I did this install last weekend. It took me 8 hours on day one and six hours on day two. You can blame at least half of that time on it being the first time I did it and being a perfectionist. I didn't like the way it ended up on day one, so I re-did some of it on day two. Thanks to padavos for figuring out how to wire it up and making that part easy. Here are a couple of things to note.
1. If you buy the license plate style camera (which I did), it gets in the way of the latch that opens the tailgate. I've been thinking about mounting it at the bottom of the license plate, but in order to make the wiring look clean, I would have to install it upside down. Not sure if it will somehow compensate the video to go the other way, or if it would show the video upside down. Wondering if I reverse the polarity on the camera signal wires, what would that do to the video that displays on the screen?
2. The hardest part of the whole job is getting the wiring from the outside of the car to the reverse light. It took me two hours just to open up all the panels on the tailgate so I could work in there. The reason was that in order to remove the panel on the outside of the tailgate that has the chevy bowtie logo on it, you have to remove the windshield wiper arm. Mine was stuck. Two hours later, I had it off. At that point, I had access and visibility to both the inside and the outside channels on the tailgate.
3. There is a channel along the perimeter of the tailgate between the glass and the sheet metal. You can snake the wiring through there (behind the defroster plug) and through the rubber boot that has the car's other wiring going through it. That gets you into the rear driver side light compartment. That sounds simple, but that was about the hardest thing to do. You can pull back the plastic paneling on the inside of the car by removing a couple of fasteners. Once in there, connecting up to the reverse light is pretty simple, although it took me a while to figure out which wires I had to tap into. I forget how I did it, and the picture I took wasn't very clear, so I can't tell you which wires it was.
4. Snaking the wiring up to the front is pretty easy. There is some plastic paneling along the door sill that is relatively easy to pull up. There is a channel underneath that carries the car's other wiring. You don't have to pull the paneling all the way off to get it through there. It helps to have a snaking tool to pull the wire through.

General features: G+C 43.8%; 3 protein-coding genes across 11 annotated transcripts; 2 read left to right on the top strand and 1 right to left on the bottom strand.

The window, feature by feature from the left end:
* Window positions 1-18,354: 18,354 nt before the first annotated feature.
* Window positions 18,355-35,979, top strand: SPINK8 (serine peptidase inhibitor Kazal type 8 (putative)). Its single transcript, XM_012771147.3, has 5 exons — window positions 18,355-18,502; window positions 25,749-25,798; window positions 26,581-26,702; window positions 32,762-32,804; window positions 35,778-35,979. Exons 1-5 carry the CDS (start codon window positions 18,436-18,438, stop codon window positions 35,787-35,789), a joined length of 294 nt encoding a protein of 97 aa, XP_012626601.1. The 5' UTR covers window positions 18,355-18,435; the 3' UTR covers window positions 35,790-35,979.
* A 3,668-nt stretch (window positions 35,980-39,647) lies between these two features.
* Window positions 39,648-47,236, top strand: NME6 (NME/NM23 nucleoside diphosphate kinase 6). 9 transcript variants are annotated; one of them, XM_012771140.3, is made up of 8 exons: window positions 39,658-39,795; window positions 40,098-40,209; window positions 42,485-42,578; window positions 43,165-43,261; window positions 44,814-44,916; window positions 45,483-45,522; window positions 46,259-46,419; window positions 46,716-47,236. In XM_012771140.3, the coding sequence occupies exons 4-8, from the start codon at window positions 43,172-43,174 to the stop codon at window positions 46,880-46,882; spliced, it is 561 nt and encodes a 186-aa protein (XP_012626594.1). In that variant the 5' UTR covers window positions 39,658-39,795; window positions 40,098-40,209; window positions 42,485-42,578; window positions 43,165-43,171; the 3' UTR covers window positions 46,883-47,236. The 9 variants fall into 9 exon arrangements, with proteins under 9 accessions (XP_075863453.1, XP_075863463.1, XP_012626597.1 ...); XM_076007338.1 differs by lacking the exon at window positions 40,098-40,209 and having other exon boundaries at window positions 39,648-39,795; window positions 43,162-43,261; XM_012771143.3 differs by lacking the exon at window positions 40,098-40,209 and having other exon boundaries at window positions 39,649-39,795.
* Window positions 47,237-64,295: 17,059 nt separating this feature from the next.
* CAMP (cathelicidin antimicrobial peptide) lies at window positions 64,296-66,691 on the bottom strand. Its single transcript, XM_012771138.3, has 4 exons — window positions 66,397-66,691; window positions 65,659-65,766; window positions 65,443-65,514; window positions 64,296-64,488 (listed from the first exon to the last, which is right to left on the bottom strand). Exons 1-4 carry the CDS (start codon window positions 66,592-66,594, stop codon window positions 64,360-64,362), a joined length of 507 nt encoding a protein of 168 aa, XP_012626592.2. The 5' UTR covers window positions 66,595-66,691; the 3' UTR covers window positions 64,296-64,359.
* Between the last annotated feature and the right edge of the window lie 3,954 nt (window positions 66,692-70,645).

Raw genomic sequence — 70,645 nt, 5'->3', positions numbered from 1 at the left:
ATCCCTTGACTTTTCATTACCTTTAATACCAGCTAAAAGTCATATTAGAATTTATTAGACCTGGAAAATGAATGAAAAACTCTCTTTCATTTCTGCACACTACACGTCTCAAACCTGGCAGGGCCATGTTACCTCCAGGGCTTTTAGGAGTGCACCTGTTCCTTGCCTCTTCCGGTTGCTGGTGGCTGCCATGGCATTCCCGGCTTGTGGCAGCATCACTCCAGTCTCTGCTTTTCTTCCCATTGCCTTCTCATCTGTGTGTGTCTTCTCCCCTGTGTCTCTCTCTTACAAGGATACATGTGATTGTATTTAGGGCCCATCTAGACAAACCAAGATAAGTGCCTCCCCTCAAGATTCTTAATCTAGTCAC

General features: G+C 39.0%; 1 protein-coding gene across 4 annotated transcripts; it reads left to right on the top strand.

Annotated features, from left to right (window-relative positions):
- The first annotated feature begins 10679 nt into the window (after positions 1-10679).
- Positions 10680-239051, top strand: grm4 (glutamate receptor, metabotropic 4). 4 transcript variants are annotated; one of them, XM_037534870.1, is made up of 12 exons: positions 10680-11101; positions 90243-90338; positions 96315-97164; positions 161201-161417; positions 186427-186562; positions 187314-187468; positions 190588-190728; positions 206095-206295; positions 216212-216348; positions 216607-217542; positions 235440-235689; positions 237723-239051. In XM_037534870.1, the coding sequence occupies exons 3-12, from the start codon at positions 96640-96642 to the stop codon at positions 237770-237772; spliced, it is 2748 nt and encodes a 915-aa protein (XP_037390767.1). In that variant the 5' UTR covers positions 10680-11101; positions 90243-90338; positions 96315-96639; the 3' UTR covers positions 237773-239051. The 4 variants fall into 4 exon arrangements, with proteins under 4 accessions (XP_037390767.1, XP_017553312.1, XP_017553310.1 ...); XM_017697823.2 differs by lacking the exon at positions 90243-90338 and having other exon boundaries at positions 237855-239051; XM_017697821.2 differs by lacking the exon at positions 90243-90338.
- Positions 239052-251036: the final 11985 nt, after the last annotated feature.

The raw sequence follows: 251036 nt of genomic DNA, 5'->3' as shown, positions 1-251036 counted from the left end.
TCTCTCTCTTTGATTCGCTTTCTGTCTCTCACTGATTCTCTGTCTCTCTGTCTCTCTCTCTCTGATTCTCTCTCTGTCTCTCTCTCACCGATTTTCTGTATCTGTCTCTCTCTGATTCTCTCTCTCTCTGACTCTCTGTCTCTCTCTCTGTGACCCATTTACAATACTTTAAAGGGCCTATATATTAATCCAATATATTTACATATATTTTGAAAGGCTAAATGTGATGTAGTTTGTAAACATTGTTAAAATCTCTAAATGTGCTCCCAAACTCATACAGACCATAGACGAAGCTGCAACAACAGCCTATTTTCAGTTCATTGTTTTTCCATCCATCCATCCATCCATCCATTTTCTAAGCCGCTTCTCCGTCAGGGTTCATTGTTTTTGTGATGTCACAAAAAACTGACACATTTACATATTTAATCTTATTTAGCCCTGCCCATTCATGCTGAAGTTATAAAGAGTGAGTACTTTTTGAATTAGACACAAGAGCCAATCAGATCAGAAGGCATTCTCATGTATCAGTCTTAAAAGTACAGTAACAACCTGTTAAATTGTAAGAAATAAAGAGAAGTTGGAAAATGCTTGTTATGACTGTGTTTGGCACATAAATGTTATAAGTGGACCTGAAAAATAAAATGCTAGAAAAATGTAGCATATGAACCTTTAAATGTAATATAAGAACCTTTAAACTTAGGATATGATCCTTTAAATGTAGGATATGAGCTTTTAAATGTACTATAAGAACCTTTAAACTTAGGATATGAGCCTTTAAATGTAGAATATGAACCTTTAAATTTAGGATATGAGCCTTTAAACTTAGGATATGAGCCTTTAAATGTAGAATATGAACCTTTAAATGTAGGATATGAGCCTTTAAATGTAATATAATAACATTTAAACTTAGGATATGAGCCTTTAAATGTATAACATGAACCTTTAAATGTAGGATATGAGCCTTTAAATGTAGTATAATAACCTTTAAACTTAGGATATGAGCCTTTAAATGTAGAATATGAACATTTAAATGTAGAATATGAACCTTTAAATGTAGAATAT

5. At the front, the hardest part is working with the little tiny blue wire you have to cut. Don't make a mistake here, cause you'll run out of extra wire very quickly. The wire is smaller than 22 gauge, making most wire strippers useless. I had to strip the wire by hand, and messed up a couple of times. In the end, I barely got it to connect.
6. Day two for me was mostly the result of initially using a wireless module for the video. The first day, I did all of the above and only wired the power to the reverse light, but the video was wireless. I was unhappy with how glitchy the wireless signal was, so on day two, I removed the wireless module and hard wired the video signal. My advice, skip the wireless option. Unless you want your camera to be on all the time, you still need to get the power signal from the reverse light. Snaking the wires to the reverse light is the hardest part of the whole job, but not much harder to do two wires, versus one. Spare yourself the re-do, and just hard wire the video too.
7. One final note. I drilled a hole to get the wiring from the outside of the car to the inside. I couldn't figure out a way to do it without drilling. If anyone has come up with a solution, please post.